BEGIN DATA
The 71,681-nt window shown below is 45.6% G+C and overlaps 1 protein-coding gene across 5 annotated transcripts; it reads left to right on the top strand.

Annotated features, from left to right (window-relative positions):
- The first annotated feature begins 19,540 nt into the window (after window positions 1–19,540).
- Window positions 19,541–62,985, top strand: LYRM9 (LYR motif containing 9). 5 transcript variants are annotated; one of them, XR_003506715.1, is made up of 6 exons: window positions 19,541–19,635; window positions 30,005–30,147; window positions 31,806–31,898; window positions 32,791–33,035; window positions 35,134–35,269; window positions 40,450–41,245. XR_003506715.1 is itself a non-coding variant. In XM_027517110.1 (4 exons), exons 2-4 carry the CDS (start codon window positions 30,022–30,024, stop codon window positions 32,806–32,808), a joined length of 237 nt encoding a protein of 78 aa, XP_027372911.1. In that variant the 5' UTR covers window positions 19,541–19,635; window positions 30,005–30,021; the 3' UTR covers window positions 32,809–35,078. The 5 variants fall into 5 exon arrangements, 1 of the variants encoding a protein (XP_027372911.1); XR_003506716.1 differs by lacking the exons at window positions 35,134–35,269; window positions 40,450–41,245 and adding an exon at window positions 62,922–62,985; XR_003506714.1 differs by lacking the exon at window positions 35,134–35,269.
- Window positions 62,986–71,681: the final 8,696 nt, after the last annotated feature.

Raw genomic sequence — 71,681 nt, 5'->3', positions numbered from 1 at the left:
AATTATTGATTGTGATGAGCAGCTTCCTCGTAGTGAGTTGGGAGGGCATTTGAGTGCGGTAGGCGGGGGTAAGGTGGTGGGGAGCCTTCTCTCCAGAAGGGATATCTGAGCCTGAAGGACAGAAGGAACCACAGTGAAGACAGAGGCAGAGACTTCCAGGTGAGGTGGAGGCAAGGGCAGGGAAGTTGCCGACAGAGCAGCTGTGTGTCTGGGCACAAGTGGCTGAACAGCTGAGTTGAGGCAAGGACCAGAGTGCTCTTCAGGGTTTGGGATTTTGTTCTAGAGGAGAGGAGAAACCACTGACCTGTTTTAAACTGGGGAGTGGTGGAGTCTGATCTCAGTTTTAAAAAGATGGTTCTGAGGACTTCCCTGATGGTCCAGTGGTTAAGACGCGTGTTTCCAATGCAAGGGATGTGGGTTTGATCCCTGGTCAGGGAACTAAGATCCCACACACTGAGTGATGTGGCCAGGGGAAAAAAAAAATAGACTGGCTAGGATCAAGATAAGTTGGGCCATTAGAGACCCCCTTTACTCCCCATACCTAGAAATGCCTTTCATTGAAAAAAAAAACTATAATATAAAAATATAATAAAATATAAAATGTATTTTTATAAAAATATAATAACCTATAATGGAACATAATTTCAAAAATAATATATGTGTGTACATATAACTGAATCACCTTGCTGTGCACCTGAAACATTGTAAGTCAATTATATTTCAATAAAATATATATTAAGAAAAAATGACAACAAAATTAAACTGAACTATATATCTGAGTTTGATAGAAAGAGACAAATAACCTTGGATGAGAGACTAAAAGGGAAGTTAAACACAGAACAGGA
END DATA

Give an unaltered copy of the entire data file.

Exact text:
The 71,681-nt window shown below is 45.6% G+C and overlaps 1 protein-coding gene across 5 annotated transcripts; it reads left to right on the top strand.

Annotated features, from left to right (window-relative positions):
- The first annotated feature begins 19,540 nt into the window (after window positions 1–19,540).
- Window positions 19,541–62,985, top strand: LYRM9 (LYR motif containing 9). 5 transcript variants are annotated; one of them, XR_003506715.1, is made up of 6 exons: window positions 19,541–19,635; window positions 30,005–30,147; window positions 31,806–31,898; window positions 32,791–33,035; window positions 35,134–35,269; window positions 40,450–41,245. XR_003506715.1 is itself a non-coding variant. In XM_027517110.1 (4 exons), exons 2-4 carry the CDS (start codon window positions 30,022–30,024, stop codon window positions 32,806–32,808), a joined length of 237 nt encoding a protein of 78 aa, XP_027372911.1. In that variant the 5' UTR covers window positions 19,541–19,635; window positions 30,005–30,021; the 3' UTR covers window positions 32,809–35,078. The 5 variants fall into 5 exon arrangements, 1 of the variants encoding a protein (XP_027372911.1); XR_003506716.1 differs by lacking the exons at window positions 35,134–35,269; window positions 40,450–41,245 and adding an exon at window positions 62,922–62,985; XR_003506714.1 differs by lacking the exon at window positions 35,134–35,269.
- Window positions 62,986–71,681: the final 8,696 nt, after the last annotated feature.

Raw genomic sequence — 71,681 nt, 5'->3', positions numbered from 1 at the left:
AATTATTGATTGTGATGAGCAGCTTCCTCGTAGTGAGTTGGGAGGGCATTTGAGTGCGGTAGGCGGGGGTAAGGTGGTGGGGAGCCTTCTCTCCAGAAGGGATATCTGAGCCTGAAGGACAGAAGGAACCACAGTGAAGACAGAGGCAGAGACTTCCAGGTGAGGTGGAGGCAAGGGCAGGGAAGTTGCCGACAGAGCAGCTGTGTGTCTGGGCACAAGTGGCTGAACAGCTGAGTTGAGGCAAGGACCAGAGTGCTCTTCAGGGTTTGGGATTTTGTTCTAGAGGAGAGGAGAAACCACTGACCTGTTTTAAACTGGGGAGTGGTGGAGTCTGATCTCAGTTTTAAAAAGATGGTTCTGAGGACTTCCCTGATGGTCCAGTGGTTAAGACGCGTGTTTCCAATGCAAGGGATGTGGGTTTGATCCCTGGTCAGGGAACTAAGATCCCACACACTGAGTGATGTGGCCAGGGGAAAAAAAAAATAGACTGGCTAGGATCAAGATAAGTTGGGCCATTAGAGACCCCCTTTACTCCCCATACCTAGAAATGCCTTTCATTGAAAAAAAAAACTATAATATAAAAATATAATAAAATATAAAATGTATTTTTATAAAAATATAATAACCTATAATGGAACATAATTTCAAAAATAATATATGTGTGTACATATAACTGAATCACCTTGCTGTGCACCTGAAACATTGTAAGTCAATTATATTTCAATAAAATATATATTAAGAAAAAATGACAACAAAATTAAACTGAACTATATATCTGAGTTTGATAGAAAGAGACAAATAACCTTGGATGAGAGACTAAAAGGGAAGTTAAACACAGAACAGGA